SwimTrek founder Simon Murie reports from the Philippines and the Outer Hebrides
Remote Swimming: The water less travelled
There is a pleasure in the pathless woods, There is a rapture on the lonely shore, There is society, where none intrudes, By the deep Sea, and music in its roar: I love not Man the less, but Nature more,
Lord George Byron
Not only is this verse (part of Childe Harold’s Pilgrimage) written by the person who I consider as the father of modern day open water swimming, Lord Byron, but it has also been my inspiration over the years for many of my activities and travels, both swimming and non-swimming alike.
To varying degrees, we are social creatures, but at times we all need moments of solitude. When I’m looking at new swim sites or just want to swim myself, remoteness and isolation is often one of the pre-requisites I look for.
Being currently located in Asia, home to 60% of the world’s population, you might think that finding somewhere off the beaten track is harder then most other regions, but get away from the cities and there are plenty of opportunities especially when you consider the vast number of islands that dot not only South-East Asia but also the South Pacific. If you want to fulfil that dream of owning that uninhabited island, then come my way and you’ve got a good chance of maybe finding it.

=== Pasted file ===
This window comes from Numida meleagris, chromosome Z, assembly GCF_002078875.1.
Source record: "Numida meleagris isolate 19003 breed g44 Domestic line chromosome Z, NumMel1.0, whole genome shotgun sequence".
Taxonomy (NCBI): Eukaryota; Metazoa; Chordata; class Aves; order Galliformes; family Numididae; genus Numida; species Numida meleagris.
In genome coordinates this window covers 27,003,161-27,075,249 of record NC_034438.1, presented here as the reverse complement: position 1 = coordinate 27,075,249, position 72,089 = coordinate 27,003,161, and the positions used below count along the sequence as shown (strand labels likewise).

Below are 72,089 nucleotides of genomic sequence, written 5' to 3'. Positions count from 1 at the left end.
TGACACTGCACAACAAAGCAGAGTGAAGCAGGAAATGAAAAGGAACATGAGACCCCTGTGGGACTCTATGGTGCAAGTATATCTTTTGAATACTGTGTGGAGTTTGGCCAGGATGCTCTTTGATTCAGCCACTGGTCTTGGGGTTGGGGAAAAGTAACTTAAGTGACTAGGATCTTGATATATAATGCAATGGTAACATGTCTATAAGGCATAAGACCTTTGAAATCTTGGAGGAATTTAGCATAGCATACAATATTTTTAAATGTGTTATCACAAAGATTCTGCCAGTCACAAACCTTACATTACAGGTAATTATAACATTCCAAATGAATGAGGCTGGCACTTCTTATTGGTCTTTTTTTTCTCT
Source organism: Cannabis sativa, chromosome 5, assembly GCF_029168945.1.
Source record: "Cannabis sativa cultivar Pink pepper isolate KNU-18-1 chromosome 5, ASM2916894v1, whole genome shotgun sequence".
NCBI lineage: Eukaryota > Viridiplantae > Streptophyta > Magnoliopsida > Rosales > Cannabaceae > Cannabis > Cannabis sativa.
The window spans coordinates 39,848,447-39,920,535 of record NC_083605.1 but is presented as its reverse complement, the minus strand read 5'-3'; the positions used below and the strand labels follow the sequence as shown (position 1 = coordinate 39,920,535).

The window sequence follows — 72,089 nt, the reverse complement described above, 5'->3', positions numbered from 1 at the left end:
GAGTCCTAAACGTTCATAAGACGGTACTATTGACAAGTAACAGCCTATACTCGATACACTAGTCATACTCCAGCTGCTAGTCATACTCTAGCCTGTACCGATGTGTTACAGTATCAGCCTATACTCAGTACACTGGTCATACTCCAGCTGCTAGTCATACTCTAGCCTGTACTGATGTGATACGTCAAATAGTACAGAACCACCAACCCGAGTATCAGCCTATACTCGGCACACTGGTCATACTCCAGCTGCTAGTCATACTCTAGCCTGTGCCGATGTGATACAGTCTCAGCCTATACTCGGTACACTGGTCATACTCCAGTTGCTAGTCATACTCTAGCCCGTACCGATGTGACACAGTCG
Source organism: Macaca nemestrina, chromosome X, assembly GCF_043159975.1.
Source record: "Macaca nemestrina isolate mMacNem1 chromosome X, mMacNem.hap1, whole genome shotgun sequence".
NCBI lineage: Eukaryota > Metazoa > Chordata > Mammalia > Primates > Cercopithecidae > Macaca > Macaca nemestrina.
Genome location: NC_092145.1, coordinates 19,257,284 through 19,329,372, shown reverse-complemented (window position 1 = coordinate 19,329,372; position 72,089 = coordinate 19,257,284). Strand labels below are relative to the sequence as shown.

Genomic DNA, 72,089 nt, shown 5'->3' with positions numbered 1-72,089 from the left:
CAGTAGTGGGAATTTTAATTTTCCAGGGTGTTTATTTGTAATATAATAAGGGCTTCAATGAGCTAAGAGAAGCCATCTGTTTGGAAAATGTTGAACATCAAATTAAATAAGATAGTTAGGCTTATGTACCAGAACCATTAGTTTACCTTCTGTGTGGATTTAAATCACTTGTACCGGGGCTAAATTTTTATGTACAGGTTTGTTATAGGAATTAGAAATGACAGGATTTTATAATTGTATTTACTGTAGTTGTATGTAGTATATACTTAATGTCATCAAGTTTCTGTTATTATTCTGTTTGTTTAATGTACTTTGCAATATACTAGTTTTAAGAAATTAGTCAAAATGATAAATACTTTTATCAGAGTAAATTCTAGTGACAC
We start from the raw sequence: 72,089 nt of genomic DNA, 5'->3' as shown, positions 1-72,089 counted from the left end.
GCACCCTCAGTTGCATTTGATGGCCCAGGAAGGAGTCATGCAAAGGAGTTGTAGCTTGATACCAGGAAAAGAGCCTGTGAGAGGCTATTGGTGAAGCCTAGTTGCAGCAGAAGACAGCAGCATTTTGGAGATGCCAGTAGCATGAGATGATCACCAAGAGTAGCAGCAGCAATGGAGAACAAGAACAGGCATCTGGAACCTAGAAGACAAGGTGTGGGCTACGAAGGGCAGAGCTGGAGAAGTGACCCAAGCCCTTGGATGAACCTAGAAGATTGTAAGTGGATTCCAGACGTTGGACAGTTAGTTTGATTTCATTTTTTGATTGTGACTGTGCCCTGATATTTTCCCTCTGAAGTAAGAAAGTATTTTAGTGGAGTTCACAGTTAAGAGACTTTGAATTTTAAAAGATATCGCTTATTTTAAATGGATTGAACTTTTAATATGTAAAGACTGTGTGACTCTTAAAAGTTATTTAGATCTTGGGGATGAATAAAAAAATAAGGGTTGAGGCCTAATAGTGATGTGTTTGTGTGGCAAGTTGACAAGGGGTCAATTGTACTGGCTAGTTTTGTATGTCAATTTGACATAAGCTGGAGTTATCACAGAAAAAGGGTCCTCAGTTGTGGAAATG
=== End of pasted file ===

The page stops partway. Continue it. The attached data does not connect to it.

My recent trip to the Bacuit Archipelago in the Western Philippines was a case in point. The islands here are some of the most stunning that I have ever visited. The story goes that in late 70s, a team of commercial divers who were working in nearby Palawan had to anchor their boat overnight. A fishing line had jammed their propeller. Without knowing where they were, at sunrise they found themselves surrounded by high limestone cliffs, lush forests, white sand beaches, turquoise water, and deserted islands.
The scene that had greeted some of the early visitors to these islands only 40 years ago, is still pretty much what you see today. Day visitors come and visit a few of the archipelago’s sites but pretty much the vast majority is left as it was all those years ago with abundant colourful reefs and caves and islets that probably have never been visited let alone swum into.
Open water swimmer’s dreams
But you don’t have to go to the other side of the world for your isolation fix. You can find it all around you. One of my favourite places in the UK to swim is the Outer Hebrides, especially the lower half between North Uist and Barra Head in the island chain’s southern section. Mingulay, is one of these islands and was abandoned by its last inhabitants 100 years ago as the never-ending onslaught of the Atlantic finally took its toll.
Today this unsurprisingly uninhabited island, offers some of the best isolated coastal swimming around. After camping on the island’s only beach on the east coast you can visit the stunning sea stacks on the island’s west coast. They rise to over 200m high (some of the tallest in the British Isles) and host a series of caves and seabirds, which will make most open water swimmer’s dreams come true. Other island’s in the chain also offer great options for the adventurous type looking at getting away from it all.
I am sure you have your own selection of spots that fit the far-flung/secluded/ isolated criteria. Or if you want to get away from it all, just take out a map and start looking and maybe you will find a place where the words of Byron may resonate within you.